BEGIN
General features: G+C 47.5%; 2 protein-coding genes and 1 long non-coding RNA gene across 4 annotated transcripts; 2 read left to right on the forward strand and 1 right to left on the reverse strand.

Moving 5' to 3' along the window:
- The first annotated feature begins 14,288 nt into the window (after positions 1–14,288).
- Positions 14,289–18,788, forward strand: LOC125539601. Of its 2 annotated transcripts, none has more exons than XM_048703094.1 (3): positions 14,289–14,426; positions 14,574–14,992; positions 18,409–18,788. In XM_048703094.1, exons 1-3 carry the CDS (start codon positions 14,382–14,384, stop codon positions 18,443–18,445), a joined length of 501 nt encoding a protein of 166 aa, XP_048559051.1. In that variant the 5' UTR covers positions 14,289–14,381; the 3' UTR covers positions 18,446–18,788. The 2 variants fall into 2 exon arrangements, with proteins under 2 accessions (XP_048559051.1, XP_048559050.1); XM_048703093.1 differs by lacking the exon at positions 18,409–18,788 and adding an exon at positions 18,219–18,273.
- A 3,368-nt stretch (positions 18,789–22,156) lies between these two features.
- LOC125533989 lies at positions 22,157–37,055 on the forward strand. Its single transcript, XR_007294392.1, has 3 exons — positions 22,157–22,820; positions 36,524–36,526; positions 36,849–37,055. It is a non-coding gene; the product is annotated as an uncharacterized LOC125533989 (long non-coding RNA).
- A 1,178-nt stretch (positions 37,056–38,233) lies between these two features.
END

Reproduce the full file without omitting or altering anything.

General features: G+C 47.5%; 2 protein-coding genes and 1 long non-coding RNA gene across 4 annotated transcripts; 2 read left to right on the forward strand and 1 right to left on the reverse strand.

Moving 5' to 3' along the window:
- The first annotated feature begins 14,288 nt into the window (after positions 1–14,288).
- Positions 14,289–18,788, forward strand: LOC125539601. Of its 2 annotated transcripts, none has more exons than XM_048703094.1 (3): positions 14,289–14,426; positions 14,574–14,992; positions 18,409–18,788. In XM_048703094.1, exons 1-3 carry the CDS (start codon positions 14,382–14,384, stop codon positions 18,443–18,445), a joined length of 501 nt encoding a protein of 166 aa, XP_048559051.1. In that variant the 5' UTR covers positions 14,289–14,381; the 3' UTR covers positions 18,446–18,788. The 2 variants fall into 2 exon arrangements, with proteins under 2 accessions (XP_048559051.1, XP_048559050.1); XM_048703093.1 differs by lacking the exon at positions 18,409–18,788 and adding an exon at positions 18,219–18,273.
- A 3,368-nt stretch (positions 18,789–22,156) lies between these two features.
- LOC125533989 lies at positions 22,157–37,055 on the forward strand. Its single transcript, XR_007294392.1, has 3 exons — positions 22,157–22,820; positions 36,524–36,526; positions 36,849–37,055. It is a non-coding gene; the product is annotated as an uncharacterized LOC125533989 (long non-coding RNA).
- A 1,178-nt stretch (positions 37,056–38,233) lies between these two features.